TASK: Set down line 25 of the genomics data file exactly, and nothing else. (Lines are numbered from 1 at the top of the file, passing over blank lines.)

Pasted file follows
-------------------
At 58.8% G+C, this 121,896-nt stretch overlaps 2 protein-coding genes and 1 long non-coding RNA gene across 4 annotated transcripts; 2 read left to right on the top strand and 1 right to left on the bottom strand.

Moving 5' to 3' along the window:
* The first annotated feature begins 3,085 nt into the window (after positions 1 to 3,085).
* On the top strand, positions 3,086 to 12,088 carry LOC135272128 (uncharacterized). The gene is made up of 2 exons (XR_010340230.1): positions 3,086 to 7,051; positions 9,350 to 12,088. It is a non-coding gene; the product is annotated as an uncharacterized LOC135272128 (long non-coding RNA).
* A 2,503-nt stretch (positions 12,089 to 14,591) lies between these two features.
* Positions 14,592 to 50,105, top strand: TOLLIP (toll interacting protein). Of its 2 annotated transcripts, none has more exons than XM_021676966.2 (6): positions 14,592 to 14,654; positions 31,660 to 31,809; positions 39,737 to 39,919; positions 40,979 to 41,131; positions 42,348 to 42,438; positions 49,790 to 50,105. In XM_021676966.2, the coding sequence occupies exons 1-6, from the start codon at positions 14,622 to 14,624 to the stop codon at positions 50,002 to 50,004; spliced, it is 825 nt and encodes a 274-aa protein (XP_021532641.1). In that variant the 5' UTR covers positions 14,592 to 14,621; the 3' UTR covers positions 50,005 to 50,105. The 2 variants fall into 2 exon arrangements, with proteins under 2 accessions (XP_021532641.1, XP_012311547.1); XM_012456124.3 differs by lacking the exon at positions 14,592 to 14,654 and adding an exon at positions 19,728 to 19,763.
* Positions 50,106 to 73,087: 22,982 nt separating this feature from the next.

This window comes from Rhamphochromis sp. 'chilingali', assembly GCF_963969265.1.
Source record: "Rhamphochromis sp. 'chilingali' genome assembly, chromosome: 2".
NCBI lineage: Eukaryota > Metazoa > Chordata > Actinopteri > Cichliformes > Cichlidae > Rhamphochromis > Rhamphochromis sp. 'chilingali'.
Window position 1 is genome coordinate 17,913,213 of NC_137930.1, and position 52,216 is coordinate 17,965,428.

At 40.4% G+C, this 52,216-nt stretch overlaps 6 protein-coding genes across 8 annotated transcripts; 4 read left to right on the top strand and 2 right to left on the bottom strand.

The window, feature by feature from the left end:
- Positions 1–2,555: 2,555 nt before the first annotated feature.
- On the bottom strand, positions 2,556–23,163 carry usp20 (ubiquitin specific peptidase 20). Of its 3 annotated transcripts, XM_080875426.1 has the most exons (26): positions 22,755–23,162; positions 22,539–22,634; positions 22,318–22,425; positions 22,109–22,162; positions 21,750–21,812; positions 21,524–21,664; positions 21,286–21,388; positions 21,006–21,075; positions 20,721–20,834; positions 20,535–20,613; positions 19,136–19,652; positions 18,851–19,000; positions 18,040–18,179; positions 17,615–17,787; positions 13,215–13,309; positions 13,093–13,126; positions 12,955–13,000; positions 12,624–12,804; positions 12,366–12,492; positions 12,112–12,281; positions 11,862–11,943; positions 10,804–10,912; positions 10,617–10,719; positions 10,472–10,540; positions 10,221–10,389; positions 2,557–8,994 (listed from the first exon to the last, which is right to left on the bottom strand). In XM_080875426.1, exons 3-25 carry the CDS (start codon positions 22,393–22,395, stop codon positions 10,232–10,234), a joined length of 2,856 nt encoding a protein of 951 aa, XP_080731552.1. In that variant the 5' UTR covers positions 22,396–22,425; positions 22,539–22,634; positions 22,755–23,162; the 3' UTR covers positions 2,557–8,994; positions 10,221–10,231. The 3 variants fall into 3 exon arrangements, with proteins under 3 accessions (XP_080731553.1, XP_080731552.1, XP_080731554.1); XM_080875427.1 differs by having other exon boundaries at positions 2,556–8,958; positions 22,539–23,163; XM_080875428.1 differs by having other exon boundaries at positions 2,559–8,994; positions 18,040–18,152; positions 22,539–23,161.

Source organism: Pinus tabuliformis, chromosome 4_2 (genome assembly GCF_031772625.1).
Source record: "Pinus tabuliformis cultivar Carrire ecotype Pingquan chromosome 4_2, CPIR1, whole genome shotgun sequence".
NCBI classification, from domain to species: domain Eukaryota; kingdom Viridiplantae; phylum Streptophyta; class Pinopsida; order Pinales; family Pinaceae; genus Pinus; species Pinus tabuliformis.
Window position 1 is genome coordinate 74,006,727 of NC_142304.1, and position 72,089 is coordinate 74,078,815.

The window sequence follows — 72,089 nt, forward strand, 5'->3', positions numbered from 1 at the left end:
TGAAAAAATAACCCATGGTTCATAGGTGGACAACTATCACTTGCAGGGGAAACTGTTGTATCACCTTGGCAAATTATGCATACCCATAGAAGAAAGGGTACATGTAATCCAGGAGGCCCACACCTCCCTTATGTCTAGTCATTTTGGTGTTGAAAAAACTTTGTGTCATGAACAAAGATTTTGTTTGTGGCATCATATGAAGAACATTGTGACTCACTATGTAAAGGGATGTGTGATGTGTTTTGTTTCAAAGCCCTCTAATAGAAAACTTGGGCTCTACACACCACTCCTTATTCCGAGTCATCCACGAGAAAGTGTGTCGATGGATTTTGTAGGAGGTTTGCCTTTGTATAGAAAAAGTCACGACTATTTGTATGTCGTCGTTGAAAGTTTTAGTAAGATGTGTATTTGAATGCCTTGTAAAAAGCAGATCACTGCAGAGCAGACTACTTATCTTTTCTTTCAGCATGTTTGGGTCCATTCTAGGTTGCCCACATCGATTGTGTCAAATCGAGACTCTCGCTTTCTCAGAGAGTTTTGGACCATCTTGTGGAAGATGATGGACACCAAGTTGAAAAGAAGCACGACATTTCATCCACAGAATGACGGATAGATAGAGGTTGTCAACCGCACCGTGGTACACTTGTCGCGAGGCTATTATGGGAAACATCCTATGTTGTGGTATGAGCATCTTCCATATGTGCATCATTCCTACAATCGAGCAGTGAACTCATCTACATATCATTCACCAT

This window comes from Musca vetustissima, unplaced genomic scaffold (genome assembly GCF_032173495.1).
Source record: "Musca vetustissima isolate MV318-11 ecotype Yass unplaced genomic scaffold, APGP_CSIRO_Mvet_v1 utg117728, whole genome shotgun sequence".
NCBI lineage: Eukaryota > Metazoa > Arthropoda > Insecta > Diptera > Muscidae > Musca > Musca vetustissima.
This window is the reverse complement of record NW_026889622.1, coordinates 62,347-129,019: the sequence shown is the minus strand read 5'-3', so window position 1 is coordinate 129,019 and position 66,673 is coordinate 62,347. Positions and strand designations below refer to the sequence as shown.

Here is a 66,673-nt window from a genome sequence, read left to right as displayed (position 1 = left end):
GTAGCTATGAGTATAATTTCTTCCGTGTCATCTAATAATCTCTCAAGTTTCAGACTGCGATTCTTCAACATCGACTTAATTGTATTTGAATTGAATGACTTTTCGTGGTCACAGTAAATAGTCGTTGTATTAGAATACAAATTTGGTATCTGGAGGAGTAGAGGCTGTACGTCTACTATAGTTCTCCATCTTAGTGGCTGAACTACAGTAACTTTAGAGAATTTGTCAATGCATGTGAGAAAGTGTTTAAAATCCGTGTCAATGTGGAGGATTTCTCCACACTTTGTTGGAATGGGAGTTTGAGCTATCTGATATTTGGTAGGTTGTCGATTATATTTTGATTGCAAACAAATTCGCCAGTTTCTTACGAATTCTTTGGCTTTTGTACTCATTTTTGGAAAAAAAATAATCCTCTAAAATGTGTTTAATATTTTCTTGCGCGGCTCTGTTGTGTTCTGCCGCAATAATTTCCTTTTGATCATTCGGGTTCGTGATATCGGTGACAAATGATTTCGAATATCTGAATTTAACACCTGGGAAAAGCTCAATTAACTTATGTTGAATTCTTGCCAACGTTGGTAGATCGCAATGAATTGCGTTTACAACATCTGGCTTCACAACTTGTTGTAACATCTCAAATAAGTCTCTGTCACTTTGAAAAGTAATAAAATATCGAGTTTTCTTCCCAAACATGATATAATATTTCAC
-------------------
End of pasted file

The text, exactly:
This window is the reverse complement of record NW_026889622.1, coordinates 62,347-129,019: the sequence shown is the minus strand read 5'-3', so window position 1 is coordinate 129,019 and position 66,673 is coordinate 62,347. Positions and strand designations below refer to the sequence as shown.